Well, hiking UP is only half of a trip and most accidents take place on descents so after taking a few photos and making a phone call to the wife so she knew I was on the top I shouldered my pack and prepared for the trip back down. As I descended I moved toward a large abandoned building just below the summit and was thrilled to find that it was unlocked. Inside were picnic tables and a glorious view all to be enjoyed in a wind free environment. I sat at one of the tables and sipped a little bit of water and ate a Nutrigrain bar and took a couple more photos.
Scribbled in magic marker on the walls of the abandoned building where the following:
“He makes me want to relax near the meadow to watch the long grass blowing in the wind. He leads me to still waters to reflect my life to me. He makes me want to climb in the mountains so my mind can spread out at the top. To see the stars, to love the girls, to swim the seas restores my soul in the Summer BUT in the winter He makes me want to SKI!”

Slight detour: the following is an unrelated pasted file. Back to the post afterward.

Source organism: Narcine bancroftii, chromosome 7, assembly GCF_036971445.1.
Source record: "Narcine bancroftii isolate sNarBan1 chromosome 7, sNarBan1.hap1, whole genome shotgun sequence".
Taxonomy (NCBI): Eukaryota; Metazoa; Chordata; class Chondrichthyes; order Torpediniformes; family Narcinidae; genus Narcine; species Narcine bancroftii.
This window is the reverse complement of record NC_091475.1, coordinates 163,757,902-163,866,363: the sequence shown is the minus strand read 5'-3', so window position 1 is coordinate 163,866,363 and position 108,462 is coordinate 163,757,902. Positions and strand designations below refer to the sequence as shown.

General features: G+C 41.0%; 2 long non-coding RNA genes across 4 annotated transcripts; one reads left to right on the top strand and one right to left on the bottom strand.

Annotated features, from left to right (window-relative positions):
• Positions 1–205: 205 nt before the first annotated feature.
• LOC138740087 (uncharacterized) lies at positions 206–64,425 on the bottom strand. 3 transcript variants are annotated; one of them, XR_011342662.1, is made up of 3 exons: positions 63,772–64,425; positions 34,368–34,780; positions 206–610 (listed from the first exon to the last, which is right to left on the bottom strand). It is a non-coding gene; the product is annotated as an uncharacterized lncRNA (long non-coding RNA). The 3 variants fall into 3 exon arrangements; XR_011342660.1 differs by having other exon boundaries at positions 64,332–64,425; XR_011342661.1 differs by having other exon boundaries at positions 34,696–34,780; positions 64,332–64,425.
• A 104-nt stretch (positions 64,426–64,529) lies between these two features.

“A walk in the mountains to settle my mind, not to quiet a place, just quiet enough to hear. In Summer, a look brings memories of winter laughter . . . in Spring colors, in Fall its brighter still; I LOVE YOU ALL, When you ski remember me.“
Both quotes really struck something in my psyche and I wanted to share them with others who are also attracted to natures beauty.
Down the mountain I went and on the Spill Way X Cut was treated to a view of an enormous bull moose. As I spooked him he turned and ran and I was unsuccessful in getting to my camera in time. As I continued down the slope I encountered him again and this time he spooked me as he ran by me and directly down Tote Road.
I took my time on the descent but in the end it had only take me 2.5 total hours to complete the entire circuit. As I strode into the parking lot I was pleased by my performance but looking forward to hitting the hotels hot tub. As I soaked and sipped on a blackberry wheat beer I started to day dream about my next trip about 4,000 feet!